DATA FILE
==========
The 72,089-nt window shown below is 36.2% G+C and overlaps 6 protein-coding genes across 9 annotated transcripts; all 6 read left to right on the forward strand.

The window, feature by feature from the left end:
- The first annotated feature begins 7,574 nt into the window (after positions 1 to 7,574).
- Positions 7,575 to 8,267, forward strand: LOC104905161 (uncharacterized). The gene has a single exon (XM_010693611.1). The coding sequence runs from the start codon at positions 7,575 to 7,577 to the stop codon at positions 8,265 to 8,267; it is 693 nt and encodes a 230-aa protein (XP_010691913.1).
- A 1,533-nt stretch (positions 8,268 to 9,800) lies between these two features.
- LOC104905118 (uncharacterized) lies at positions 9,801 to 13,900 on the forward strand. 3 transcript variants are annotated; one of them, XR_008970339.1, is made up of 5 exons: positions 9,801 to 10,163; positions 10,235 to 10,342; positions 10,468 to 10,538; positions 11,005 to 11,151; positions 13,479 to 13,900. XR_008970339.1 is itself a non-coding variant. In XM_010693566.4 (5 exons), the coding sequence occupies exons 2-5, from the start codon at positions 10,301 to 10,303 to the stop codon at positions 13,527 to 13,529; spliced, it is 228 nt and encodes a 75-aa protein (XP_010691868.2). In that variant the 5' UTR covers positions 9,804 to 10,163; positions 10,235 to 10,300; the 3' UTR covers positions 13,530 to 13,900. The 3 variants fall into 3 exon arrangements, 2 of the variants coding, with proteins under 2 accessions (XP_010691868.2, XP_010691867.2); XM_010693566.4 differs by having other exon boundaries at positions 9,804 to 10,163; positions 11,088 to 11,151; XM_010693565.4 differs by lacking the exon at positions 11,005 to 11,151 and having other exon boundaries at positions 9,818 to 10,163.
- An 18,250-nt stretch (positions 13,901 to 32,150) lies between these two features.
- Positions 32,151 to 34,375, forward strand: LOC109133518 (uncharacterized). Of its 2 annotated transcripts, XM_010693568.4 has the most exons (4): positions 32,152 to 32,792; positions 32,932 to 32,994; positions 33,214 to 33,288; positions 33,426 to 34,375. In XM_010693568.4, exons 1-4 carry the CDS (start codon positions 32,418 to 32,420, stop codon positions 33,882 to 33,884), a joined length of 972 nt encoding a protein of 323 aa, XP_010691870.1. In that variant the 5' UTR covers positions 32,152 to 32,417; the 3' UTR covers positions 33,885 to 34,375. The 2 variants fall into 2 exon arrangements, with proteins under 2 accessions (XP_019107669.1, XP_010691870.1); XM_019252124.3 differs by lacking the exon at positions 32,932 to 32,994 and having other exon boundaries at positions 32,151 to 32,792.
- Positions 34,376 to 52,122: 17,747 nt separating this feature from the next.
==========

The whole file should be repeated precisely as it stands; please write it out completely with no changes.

The 72,089-nt window shown below is 36.2% G+C and overlaps 6 protein-coding genes across 9 annotated transcripts; all 6 read left to right on the forward strand.

The window, feature by feature from the left end:
- The first annotated feature begins 7,574 nt into the window (after positions 1 to 7,574).
- Positions 7,575 to 8,267, forward strand: LOC104905161 (uncharacterized). The gene has a single exon (XM_010693611.1). The coding sequence runs from the start codon at positions 7,575 to 7,577 to the stop codon at positions 8,265 to 8,267; it is 693 nt and encodes a 230-aa protein (XP_010691913.1).
- A 1,533-nt stretch (positions 8,268 to 9,800) lies between these two features.
- LOC104905118 (uncharacterized) lies at positions 9,801 to 13,900 on the forward strand. 3 transcript variants are annotated; one of them, XR_008970339.1, is made up of 5 exons: positions 9,801 to 10,163; positions 10,235 to 10,342; positions 10,468 to 10,538; positions 11,005 to 11,151; positions 13,479 to 13,900. XR_008970339.1 is itself a non-coding variant. In XM_010693566.4 (5 exons), the coding sequence occupies exons 2-5, from the start codon at positions 10,301 to 10,303 to the stop codon at positions 13,527 to 13,529; spliced, it is 228 nt and encodes a 75-aa protein (XP_010691868.2). In that variant the 5' UTR covers positions 9,804 to 10,163; positions 10,235 to 10,300; the 3' UTR covers positions 13,530 to 13,900. The 3 variants fall into 3 exon arrangements, 2 of the variants coding, with proteins under 2 accessions (XP_010691868.2, XP_010691867.2); XM_010693566.4 differs by having other exon boundaries at positions 9,804 to 10,163; positions 11,088 to 11,151; XM_010693565.4 differs by lacking the exon at positions 11,005 to 11,151 and having other exon boundaries at positions 9,818 to 10,163.
- An 18,250-nt stretch (positions 13,901 to 32,150) lies between these two features.
- Positions 32,151 to 34,375, forward strand: LOC109133518 (uncharacterized). Of its 2 annotated transcripts, XM_010693568.4 has the most exons (4): positions 32,152 to 32,792; positions 32,932 to 32,994; positions 33,214 to 33,288; positions 33,426 to 34,375. In XM_010693568.4, exons 1-4 carry the CDS (start codon positions 32,418 to 32,420, stop codon positions 33,882 to 33,884), a joined length of 972 nt encoding a protein of 323 aa, XP_010691870.1. In that variant the 5' UTR covers positions 32,152 to 32,417; the 3' UTR covers positions 33,885 to 34,375. The 2 variants fall into 2 exon arrangements, with proteins under 2 accessions (XP_019107669.1, XP_010691870.1); XM_019252124.3 differs by lacking the exon at positions 32,932 to 32,994 and having other exon boundaries at positions 32,151 to 32,792.
- Positions 34,376 to 52,122: 17,747 nt separating this feature from the next.